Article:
Best of all, Britons built plenty of pyramids, though none was on the scale of the Great Pyramids at Giza. There is one at Blickling, in Norfolk, built in 1794 as a mausoleum for the Earl of Buckinghamshire. Another one, from the same decade, was built by the Charteris family near Edinburgh, also as a mausoleum. A third pyramid is the tomb of an eccentric Sussex squire, “Mad Jack” Fuller, and stands in the churchyard of the village of Brightling.
Mosques and Temples in Britain
Enough Indian people were coming to England to justify the building of a mosque. The first one, which the Munshi himself attended when the Queen was at Windsor, still stands in the town of Woking and is named after Shah Jahan, builder of the Taj Mahal. Beautifully restored and brightly painted in green, gold, and white, its dome and minarets make it instantly recognizable.
The first mosque in London itself was the Fazl Mosque, also green and white, which opened at Southfields in 1926 and was paid for by donations from supporters in India. Probably the most impressive, architecturally, is the mosque at Regents’ Park in London, built in 1978. It was designed by an English architect Frederick Gibberd has a glittering golden dome, and an interior large enough to contain 5,000 worshippers.
Hindu temples, as well as mosques, are now familiar features of the urban landscape. The grandest is in Neasden, North London, opened in 1995 and celebrated at the time as the biggest Hindu temple outside of India itself. Its curators welcome visitors of all faiths. The stone, from quarries in Italy and Bulgaria, was shipped first to India to be carved in the traditional way, then sent back to Britain for the building, more than 26,000 blocks, each carefully numbered. The temple’s five domes and seven pinnacles give it a dramatic profile.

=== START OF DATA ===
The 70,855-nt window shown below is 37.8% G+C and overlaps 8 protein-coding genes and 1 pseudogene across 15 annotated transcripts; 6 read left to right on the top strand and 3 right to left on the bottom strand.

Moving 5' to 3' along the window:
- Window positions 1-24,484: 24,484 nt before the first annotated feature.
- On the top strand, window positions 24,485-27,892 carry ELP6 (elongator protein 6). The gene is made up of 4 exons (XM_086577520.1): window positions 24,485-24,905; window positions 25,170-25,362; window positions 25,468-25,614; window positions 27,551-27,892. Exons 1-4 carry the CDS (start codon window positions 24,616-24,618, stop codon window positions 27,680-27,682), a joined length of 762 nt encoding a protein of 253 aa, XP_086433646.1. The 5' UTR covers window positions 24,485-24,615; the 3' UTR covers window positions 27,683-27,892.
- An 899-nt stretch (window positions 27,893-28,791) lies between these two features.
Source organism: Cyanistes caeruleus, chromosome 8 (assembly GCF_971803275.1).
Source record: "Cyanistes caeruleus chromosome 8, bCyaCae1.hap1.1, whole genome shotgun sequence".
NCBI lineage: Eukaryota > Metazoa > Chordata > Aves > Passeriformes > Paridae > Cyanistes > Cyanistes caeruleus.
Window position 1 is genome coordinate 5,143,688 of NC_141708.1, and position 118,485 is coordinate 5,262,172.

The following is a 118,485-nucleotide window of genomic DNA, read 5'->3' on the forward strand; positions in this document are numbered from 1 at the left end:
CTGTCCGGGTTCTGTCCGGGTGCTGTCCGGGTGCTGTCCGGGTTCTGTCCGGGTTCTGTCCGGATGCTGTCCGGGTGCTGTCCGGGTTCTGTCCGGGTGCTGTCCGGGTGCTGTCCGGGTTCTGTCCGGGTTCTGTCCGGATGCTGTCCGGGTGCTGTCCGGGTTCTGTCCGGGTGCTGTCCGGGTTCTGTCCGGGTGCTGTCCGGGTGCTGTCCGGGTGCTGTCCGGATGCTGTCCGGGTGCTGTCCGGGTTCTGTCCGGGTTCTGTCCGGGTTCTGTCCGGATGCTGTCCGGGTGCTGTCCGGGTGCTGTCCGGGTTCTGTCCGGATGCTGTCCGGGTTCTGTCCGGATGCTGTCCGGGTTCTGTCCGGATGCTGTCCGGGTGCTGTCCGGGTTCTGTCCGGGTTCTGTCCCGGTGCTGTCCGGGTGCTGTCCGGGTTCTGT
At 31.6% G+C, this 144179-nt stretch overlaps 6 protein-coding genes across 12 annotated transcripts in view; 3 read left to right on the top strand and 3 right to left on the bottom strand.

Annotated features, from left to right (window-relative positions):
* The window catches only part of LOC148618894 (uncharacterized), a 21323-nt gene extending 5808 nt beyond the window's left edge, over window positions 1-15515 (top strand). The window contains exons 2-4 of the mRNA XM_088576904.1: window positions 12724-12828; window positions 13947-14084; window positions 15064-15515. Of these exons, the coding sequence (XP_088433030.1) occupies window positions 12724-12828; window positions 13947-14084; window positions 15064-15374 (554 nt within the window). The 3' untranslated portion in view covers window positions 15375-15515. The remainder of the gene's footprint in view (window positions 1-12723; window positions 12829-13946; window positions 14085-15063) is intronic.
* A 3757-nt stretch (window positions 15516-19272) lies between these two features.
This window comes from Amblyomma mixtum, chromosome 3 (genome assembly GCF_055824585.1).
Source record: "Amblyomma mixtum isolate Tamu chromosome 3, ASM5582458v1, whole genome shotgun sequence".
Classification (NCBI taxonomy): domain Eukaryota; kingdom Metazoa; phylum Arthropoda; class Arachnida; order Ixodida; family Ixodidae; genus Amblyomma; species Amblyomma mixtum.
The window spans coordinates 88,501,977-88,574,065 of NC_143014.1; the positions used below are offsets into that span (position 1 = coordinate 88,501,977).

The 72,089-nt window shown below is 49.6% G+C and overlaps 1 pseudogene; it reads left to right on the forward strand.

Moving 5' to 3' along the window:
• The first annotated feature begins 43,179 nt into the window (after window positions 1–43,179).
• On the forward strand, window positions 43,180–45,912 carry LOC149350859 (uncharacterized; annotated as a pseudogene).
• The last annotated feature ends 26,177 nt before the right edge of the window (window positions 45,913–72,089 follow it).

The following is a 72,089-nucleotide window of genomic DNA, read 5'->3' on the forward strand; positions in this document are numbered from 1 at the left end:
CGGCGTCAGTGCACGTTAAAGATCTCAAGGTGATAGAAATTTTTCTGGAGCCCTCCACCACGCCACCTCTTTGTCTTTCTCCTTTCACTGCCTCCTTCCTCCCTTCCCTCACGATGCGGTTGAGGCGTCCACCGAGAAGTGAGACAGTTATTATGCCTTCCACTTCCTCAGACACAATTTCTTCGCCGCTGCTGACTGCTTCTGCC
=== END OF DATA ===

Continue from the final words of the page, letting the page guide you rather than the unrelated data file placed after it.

Afro-Caribbean Influence on Britain
Since World War II, Britain has witnessed a large-scale immigration from Jamaica, Trinidad, and Barbados. The arrival of the ship Empire Windrush from Jamaica in 1948, bringing 500 immigrants, is often taken to be the moment that Britain began its transition to a multi-racial society.
The Notting Hill Carnival, founded in 1959, was an attempt to emphasize the positive side of Caribbean culture, and it has become an important annual event. It became an outdoor event in 1966 and grew rapidly from year to year, with carnival floats, steel bands, elaborate costumes and dancing, and huge audiences. It now takes place on the last weekend in August, the equivalent of Labor Day, and attracts more than a million people to the area, northwest of central London.
American Influence on Britain
By 1970, Britain had granted political independence to virtually all of its former colonies. One colonial area had gained its independence a lot earlier and is now known as the United States of America. Throughout Britain, you will come upon signs of Anglo-American connections, which bear witness to the debts each country owes to the other.